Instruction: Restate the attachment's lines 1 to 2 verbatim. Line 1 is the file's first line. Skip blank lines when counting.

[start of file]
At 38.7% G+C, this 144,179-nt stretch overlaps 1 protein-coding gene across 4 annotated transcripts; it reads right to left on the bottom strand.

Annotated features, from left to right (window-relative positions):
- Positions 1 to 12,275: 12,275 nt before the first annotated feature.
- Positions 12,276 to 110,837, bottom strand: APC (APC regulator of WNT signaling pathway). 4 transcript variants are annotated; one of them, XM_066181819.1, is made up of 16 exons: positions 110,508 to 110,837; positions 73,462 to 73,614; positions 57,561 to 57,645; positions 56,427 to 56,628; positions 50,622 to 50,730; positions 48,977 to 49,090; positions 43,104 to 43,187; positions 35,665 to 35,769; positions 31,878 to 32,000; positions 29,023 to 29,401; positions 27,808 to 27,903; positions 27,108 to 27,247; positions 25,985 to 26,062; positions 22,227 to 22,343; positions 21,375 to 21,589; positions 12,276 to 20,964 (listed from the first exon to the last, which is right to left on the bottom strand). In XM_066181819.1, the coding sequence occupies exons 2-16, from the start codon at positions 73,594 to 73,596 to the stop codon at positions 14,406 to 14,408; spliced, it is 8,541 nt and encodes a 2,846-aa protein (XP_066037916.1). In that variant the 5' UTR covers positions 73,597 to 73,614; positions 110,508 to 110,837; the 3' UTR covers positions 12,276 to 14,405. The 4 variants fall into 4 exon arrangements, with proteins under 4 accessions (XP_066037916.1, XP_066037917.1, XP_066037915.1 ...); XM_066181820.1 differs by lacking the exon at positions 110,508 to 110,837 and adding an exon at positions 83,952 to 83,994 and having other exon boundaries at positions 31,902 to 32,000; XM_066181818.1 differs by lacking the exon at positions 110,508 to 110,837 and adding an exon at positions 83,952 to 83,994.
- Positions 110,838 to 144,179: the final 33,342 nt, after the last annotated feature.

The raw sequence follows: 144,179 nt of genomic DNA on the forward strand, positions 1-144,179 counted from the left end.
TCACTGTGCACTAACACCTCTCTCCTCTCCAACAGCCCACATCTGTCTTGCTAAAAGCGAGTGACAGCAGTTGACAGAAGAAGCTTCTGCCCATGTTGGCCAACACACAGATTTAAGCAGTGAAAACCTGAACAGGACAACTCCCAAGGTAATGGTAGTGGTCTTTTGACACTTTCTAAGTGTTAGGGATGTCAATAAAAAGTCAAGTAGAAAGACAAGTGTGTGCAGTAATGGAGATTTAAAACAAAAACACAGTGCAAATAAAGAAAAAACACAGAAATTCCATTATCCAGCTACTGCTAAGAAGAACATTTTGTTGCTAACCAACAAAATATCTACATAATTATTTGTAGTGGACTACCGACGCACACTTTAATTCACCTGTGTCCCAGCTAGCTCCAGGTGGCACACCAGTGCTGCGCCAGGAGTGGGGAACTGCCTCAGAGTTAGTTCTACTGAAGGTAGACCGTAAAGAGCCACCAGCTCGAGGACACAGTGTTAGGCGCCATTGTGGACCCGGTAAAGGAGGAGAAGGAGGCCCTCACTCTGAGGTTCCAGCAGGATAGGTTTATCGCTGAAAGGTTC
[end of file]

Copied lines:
At 38.7% G+C, this 144,179-nt stretch overlaps 1 protein-coding gene across 4 annotated transcripts; it reads right to left on the bottom strand.

Annotated features, from left to right (window-relative positions):